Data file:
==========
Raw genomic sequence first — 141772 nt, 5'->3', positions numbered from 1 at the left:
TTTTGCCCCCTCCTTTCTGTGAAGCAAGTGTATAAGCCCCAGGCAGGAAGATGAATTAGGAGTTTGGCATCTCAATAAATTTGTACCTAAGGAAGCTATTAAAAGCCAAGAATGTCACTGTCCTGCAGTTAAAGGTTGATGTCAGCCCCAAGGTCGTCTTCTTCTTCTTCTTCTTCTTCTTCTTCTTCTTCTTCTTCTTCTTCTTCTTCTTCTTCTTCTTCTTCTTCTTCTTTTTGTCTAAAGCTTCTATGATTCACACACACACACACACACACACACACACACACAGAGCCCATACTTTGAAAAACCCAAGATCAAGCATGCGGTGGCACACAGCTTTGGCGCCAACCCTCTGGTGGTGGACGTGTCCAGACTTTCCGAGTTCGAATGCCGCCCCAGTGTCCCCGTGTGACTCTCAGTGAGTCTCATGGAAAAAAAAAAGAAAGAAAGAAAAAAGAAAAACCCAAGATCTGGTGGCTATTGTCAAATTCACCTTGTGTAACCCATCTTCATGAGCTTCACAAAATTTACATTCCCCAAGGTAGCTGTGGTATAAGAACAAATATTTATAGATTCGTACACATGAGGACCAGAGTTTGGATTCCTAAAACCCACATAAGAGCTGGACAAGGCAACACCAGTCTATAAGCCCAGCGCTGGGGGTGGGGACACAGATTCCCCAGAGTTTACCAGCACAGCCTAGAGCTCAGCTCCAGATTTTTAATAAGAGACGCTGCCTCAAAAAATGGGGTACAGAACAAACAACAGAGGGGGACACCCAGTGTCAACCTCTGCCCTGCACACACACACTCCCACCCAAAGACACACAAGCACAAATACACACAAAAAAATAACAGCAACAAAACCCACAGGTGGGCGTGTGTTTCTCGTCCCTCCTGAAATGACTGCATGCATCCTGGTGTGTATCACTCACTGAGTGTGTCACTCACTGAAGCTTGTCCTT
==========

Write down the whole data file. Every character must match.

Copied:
Raw genomic sequence first — 141772 nt, 5'->3', positions numbered from 1 at the left:
TTTTGCCCCCTCCTTTCTGTGAAGCAAGTGTATAAGCCCCAGGCAGGAAGATGAATTAGGAGTTTGGCATCTCAATAAATTTGTACCTAAGGAAGCTATTAAAAGCCAAGAATGTCACTGTCCTGCAGTTAAAGGTTGATGTCAGCCCCAAGGTCGTCTTCTTCTTCTTCTTCTTCTTCTTCTTCTTCTTCTTCTTCTTCTTCTTCTTCTTCTTCTTCTTCTTCTTCTTCTTTTTGTCTAAAGCTTCTATGATTCACACACACACACACACACACACACACACACACAGAGCCCATACTTTGAAAAACCCAAGATCAAGCATGCGGTGGCACACAGCTTTGGCGCCAACCCTCTGGTGGTGGACGTGTCCAGACTTTCCGAGTTCGAATGCCGCCCCAGTGTCCCCGTGTGACTCTCAGTGAGTCTCATGGAAAAAAAAAAGAAAGAAAGAAAAAAGAAAAACCCAAGATCTGGTGGCTATTGTCAAATTCACCTTGTGTAACCCATCTTCATGAGCTTCACAAAATTTACATTCCCCAAGGTAGCTGTGGTATAAGAACAAATATTTATAGATTCGTACACATGAGGACCAGAGTTTGGATTCCTAAAACCCACATAAGAGCTGGACAAGGCAACACCAGTCTATAAGCCCAGCGCTGGGGGTGGGGACACAGATTCCCCAGAGTTTACCAGCACAGCCTAGAGCTCAGCTCCAGATTTTTAATAAGAGACGCTGCCTCAAAAAATGGGGTACAGAACAAACAACAGAGGGGGACACCCAGTGTCAACCTCTGCCCTGCACACACACACTCCCACCCAAAGACACACAAGCACAAATACACACAAAAAAATAACAGCAACAAAACCCACAGGTGGGCGTGTGTTTCTCGTCCCTCCTGAAATGACTGCATGCATCCTGGTGTGTATCACTCACTGAGTGTGTCACTCACTGAAGCTTGTCCTT